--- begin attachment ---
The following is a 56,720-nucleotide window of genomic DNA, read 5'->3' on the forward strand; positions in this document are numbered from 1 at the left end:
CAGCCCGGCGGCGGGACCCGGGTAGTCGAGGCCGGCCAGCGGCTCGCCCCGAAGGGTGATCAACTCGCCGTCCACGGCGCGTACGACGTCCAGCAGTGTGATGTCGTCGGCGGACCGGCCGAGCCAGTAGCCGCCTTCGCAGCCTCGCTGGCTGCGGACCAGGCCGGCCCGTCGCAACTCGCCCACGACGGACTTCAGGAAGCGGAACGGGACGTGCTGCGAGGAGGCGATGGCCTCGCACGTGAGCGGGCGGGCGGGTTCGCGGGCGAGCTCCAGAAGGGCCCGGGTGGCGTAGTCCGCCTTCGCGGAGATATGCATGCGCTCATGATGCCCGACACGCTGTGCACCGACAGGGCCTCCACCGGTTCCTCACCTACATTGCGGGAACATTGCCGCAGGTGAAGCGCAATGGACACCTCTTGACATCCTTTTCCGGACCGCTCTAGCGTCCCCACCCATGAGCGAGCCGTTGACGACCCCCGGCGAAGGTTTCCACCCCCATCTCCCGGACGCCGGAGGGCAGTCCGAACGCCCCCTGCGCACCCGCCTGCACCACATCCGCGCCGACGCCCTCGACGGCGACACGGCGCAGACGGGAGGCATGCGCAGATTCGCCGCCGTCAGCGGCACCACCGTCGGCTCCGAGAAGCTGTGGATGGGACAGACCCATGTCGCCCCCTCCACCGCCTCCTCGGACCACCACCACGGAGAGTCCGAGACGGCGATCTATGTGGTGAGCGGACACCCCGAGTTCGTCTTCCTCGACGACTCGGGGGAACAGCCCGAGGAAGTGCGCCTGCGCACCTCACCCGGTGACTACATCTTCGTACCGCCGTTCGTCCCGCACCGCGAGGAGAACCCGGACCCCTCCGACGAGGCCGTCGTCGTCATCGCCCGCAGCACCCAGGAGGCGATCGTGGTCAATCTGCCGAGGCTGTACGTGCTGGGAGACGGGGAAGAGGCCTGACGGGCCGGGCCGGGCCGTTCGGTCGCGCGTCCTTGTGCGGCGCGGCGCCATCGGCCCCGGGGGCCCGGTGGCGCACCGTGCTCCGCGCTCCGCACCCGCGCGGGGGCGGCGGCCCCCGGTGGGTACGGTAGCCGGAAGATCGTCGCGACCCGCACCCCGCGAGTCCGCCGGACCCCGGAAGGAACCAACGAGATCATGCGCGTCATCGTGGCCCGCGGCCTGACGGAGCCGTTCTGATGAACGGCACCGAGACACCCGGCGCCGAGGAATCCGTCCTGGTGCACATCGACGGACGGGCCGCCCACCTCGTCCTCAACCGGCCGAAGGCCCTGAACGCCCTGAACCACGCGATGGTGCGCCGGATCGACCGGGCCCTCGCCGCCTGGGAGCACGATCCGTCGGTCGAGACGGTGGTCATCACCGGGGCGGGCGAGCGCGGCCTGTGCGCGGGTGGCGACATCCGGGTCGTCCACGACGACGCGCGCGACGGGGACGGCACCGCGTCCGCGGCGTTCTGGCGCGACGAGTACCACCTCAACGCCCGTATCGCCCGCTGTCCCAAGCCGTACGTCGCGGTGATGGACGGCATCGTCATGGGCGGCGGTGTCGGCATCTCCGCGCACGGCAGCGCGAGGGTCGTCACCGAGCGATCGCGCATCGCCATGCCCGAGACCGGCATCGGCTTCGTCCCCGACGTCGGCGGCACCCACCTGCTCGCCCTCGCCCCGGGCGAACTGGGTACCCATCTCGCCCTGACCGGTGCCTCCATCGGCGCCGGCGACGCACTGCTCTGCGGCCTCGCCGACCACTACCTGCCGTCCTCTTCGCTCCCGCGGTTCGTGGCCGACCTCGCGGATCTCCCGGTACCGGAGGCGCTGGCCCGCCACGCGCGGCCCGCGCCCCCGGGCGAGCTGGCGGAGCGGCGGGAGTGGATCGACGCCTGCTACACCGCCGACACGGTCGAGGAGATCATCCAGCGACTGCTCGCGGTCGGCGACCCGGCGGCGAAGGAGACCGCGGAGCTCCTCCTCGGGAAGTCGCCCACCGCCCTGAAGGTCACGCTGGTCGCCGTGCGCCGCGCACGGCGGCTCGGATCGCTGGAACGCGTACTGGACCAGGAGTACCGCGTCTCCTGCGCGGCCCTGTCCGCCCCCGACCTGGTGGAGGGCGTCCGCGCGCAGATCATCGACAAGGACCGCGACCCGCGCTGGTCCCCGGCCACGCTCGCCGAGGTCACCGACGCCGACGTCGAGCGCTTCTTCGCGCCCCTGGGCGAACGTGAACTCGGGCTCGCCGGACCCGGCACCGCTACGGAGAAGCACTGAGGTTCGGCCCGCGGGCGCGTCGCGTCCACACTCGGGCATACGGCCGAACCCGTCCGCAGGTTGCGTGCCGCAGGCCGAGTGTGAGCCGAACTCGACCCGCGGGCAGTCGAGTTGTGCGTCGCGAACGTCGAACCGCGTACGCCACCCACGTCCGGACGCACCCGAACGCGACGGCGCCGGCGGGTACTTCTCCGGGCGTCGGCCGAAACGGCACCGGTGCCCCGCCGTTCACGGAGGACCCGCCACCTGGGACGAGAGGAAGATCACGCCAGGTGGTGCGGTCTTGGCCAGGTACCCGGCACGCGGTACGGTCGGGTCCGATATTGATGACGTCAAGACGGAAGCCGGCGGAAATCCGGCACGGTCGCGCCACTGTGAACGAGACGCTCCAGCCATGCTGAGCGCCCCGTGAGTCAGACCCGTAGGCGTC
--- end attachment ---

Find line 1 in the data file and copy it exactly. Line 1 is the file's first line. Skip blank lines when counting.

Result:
The following is a 56,720-nucleotide window of genomic DNA, read 5'->3' on the forward strand; positions in this document are numbered from 1 at the left end: